This is a baked kohlrabi fritter. It can be served over greens or used as a patty for a veggie sandwich. It’s very versatile and tastes great at any temperature.
Crunchy leaves. Campfires. Football. Sweaters. And an abundance of squash! Fall is here.
When you hear Gaylord, people from downstate will list the golf courses they have played and the beautiful outdoor activities they have participated in. When you’re looking for the up-and-coming food scene, people tend to go more towards Traverse City or Petoskey area. We, at Main Street Bistro, are trying to change that.
Protect your health and environment by making conscientious food choices. According to the Center for science in the Public interest, “eating healthy, affordable food produced in a sustainable, humane way” is important to repair our food system. spending some of your food dollars on food produced locally secures our food system by decreasing pollution from long-haul transportation and health scares created by cheap, industrial-scale agriculture. The advantage of knowing where your food comes from, who grows it and how they treat the land, and knowing your money is going right back into your community is significant. The freshest, ripest, best-tasting foods are easy to find right now at your local farmers’ markets and community farms.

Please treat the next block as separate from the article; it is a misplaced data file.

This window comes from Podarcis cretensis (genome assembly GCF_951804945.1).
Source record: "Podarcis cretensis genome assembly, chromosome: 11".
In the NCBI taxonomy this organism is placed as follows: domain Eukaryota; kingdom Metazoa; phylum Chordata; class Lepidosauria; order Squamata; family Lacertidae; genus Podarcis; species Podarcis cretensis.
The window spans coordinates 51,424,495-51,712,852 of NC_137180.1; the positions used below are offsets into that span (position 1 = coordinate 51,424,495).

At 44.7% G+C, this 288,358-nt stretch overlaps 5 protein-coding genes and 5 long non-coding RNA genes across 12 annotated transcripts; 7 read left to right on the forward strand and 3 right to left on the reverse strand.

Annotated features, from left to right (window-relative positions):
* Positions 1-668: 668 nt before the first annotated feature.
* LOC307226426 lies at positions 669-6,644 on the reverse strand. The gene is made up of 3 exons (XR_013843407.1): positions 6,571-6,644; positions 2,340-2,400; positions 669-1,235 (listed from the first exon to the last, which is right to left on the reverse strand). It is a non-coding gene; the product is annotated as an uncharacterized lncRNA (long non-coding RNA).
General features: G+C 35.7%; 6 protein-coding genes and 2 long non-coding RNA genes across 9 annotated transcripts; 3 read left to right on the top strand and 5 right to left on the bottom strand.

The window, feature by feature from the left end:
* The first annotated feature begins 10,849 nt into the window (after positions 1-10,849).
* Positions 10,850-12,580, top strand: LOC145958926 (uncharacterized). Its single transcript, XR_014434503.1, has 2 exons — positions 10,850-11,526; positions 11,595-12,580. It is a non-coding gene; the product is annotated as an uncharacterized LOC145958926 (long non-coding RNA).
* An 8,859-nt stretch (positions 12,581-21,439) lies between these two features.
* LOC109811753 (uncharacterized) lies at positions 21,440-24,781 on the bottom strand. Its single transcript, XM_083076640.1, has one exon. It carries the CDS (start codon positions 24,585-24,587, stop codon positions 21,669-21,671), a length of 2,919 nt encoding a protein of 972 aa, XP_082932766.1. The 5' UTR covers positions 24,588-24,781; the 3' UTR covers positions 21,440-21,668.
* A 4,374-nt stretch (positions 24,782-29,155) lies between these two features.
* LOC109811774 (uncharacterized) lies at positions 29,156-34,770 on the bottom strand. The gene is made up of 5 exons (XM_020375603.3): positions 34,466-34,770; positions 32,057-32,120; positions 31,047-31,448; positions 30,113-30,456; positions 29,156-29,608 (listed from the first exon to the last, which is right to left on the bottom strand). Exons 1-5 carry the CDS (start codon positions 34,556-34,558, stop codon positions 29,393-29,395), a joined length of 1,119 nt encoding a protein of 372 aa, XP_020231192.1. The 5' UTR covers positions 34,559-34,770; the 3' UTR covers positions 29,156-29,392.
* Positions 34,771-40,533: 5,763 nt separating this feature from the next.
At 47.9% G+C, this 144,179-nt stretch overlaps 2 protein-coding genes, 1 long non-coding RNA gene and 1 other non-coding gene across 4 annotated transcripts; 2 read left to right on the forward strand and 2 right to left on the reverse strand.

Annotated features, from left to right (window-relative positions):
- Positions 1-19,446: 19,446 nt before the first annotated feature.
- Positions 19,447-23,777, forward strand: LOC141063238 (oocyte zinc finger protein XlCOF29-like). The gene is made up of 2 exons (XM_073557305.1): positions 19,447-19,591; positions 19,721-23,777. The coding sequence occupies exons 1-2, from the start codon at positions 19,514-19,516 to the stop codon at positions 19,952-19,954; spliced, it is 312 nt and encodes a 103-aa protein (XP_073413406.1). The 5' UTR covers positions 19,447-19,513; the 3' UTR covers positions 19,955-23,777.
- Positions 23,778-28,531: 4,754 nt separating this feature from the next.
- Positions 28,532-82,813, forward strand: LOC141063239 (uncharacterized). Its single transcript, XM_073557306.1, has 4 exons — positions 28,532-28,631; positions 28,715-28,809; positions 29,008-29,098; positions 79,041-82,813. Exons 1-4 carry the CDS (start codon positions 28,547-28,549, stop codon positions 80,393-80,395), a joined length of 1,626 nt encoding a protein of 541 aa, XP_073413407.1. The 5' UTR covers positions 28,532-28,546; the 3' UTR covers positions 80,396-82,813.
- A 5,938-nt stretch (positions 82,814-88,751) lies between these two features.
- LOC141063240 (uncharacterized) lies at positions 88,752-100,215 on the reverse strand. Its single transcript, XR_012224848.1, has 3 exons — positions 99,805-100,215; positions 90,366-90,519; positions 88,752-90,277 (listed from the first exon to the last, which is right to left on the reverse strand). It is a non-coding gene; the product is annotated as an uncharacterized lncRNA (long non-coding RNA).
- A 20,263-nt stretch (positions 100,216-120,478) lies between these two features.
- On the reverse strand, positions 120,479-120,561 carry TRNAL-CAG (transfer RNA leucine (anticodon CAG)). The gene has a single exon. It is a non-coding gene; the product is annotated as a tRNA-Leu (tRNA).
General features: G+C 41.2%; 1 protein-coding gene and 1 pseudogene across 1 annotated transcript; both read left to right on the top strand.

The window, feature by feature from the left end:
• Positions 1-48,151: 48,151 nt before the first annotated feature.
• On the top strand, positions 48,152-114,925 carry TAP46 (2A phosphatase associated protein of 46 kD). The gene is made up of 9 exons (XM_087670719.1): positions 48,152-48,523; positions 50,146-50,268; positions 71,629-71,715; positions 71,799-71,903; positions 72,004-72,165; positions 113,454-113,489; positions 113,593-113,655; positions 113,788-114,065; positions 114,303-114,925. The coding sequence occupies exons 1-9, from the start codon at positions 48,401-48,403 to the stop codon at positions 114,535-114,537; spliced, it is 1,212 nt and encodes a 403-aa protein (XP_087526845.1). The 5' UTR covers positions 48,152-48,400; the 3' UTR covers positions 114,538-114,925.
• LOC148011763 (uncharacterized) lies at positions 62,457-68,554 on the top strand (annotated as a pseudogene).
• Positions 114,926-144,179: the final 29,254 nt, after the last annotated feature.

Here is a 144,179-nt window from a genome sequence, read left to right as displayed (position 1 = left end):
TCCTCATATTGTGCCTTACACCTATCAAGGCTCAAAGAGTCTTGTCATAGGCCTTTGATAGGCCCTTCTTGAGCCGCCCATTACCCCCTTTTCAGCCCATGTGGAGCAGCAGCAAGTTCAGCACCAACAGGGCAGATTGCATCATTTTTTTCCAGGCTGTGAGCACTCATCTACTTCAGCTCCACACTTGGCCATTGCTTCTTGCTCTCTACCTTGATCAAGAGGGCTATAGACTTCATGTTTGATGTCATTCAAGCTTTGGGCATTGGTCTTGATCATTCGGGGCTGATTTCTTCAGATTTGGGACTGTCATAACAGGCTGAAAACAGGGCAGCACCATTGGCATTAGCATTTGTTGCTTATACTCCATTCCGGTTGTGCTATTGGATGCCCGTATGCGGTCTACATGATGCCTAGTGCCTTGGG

A cooperative living community of farm workers, food service employees, culinary students, agri-business entrepreneurs, and other local food and farming partners could address the intersection of several problems and potentials related to affordable housing in our region. This living community would be open to anyone involved in or serious about getting involved with local food work, and could help lay the foundation for a new generation of farmers.
Total disclosure: I have never made risotto before, but I saw a recipe for Butternut Squash, Leek, and Basil Risotto from Bon Appetit magazine and had to make it.